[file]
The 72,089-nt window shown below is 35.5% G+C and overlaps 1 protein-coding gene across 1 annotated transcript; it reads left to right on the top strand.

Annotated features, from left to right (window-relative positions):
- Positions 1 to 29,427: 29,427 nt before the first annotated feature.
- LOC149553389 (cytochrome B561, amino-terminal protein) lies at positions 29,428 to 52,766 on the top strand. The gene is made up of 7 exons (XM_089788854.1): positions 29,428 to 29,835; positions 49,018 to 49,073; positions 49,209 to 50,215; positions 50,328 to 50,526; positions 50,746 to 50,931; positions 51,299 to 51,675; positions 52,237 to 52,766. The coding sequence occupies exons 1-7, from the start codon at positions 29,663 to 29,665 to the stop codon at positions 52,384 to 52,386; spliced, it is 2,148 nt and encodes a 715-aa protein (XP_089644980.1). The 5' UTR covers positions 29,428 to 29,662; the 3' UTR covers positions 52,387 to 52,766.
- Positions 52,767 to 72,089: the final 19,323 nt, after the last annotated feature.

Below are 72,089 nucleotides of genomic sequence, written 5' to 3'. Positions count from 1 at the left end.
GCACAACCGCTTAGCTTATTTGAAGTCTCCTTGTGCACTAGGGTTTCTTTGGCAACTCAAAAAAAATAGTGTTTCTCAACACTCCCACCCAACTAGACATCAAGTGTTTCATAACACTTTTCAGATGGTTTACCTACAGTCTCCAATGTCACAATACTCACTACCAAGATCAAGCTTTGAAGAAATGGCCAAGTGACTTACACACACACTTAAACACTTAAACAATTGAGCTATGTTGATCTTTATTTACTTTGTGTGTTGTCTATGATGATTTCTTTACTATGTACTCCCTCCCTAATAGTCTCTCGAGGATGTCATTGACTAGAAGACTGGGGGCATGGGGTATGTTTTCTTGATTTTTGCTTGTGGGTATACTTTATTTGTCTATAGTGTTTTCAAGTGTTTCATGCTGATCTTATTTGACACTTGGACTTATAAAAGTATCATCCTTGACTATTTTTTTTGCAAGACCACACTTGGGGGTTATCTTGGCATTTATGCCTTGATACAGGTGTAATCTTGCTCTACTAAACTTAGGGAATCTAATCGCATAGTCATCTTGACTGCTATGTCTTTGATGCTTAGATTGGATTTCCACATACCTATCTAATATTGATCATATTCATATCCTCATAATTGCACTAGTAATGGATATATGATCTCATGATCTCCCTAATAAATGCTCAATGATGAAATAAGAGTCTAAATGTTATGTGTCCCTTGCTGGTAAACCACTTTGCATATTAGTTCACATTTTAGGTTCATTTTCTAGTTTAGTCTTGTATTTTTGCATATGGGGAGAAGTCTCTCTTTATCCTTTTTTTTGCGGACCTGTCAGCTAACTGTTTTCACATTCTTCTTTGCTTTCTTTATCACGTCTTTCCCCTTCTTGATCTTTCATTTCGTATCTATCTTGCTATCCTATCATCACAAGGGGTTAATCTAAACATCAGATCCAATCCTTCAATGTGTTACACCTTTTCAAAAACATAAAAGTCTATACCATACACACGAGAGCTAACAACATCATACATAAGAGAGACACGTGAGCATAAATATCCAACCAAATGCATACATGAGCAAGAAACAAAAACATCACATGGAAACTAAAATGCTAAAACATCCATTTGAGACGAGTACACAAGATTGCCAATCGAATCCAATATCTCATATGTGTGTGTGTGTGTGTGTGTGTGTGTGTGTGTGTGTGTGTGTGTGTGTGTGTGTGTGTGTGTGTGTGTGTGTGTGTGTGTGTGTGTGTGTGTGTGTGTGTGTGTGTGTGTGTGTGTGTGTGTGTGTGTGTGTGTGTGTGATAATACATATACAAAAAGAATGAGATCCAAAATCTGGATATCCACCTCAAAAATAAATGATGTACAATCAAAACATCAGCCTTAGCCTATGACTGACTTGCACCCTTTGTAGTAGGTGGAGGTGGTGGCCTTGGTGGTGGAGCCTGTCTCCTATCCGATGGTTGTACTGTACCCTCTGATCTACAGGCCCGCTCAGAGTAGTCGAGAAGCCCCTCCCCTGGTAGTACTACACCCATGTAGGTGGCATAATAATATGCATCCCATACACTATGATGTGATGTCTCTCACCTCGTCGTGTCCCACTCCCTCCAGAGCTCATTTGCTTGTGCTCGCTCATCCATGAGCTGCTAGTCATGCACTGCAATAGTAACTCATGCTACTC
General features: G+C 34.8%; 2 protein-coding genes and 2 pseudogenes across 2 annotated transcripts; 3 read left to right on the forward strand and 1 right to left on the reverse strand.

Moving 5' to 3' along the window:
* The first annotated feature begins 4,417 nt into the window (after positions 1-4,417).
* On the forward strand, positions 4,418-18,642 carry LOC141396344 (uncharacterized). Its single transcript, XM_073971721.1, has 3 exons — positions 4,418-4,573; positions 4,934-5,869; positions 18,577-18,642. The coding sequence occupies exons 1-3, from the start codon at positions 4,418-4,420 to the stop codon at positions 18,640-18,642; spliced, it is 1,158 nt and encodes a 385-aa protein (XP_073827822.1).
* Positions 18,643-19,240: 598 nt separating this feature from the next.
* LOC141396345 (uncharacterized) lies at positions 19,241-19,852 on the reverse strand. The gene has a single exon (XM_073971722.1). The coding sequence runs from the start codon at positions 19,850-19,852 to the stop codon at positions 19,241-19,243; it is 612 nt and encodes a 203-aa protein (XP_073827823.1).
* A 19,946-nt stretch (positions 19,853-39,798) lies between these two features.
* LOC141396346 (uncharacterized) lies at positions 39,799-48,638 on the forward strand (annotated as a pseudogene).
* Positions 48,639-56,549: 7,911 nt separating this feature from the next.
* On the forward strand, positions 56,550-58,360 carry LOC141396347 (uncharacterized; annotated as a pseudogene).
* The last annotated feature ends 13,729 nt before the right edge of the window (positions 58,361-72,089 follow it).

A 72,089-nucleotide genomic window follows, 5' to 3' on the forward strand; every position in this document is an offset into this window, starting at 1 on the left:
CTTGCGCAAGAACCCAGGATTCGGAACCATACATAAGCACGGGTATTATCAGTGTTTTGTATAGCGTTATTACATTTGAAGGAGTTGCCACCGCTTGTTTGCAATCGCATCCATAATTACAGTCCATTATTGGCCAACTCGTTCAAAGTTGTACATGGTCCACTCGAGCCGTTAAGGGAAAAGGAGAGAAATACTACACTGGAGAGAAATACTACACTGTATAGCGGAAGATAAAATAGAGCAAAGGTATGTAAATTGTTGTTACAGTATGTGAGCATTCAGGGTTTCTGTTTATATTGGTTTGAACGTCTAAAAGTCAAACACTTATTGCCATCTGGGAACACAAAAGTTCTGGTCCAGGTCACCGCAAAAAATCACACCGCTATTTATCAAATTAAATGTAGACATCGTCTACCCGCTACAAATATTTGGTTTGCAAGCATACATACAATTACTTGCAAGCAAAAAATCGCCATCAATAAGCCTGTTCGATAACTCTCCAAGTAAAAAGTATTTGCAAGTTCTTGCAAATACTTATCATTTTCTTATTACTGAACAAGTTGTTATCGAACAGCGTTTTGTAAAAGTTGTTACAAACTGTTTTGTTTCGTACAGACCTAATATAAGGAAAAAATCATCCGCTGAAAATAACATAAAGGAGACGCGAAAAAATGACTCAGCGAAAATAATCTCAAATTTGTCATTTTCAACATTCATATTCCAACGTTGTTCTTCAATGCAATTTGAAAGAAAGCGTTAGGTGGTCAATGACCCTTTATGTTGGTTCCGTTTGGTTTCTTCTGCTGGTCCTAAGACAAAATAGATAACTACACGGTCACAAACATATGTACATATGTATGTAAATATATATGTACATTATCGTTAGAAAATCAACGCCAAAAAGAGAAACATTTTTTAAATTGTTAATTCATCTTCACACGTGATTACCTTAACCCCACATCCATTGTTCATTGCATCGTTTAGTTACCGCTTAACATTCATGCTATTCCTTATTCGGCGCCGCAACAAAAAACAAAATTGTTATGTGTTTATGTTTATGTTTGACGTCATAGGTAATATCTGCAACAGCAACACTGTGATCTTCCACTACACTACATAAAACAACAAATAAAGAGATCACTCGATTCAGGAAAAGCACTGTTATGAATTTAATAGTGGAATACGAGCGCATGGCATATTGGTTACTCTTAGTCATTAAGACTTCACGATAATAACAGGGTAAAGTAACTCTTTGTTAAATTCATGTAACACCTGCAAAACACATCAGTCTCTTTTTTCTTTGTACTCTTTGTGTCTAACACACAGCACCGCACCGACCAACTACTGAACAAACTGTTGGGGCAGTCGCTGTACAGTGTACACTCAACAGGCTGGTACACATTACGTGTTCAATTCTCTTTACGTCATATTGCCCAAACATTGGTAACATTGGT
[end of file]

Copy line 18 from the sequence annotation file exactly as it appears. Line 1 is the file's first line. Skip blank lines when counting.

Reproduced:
* The last annotated feature ends 13,729 nt before the right edge of the window (positions 58,361-72,089 follow it).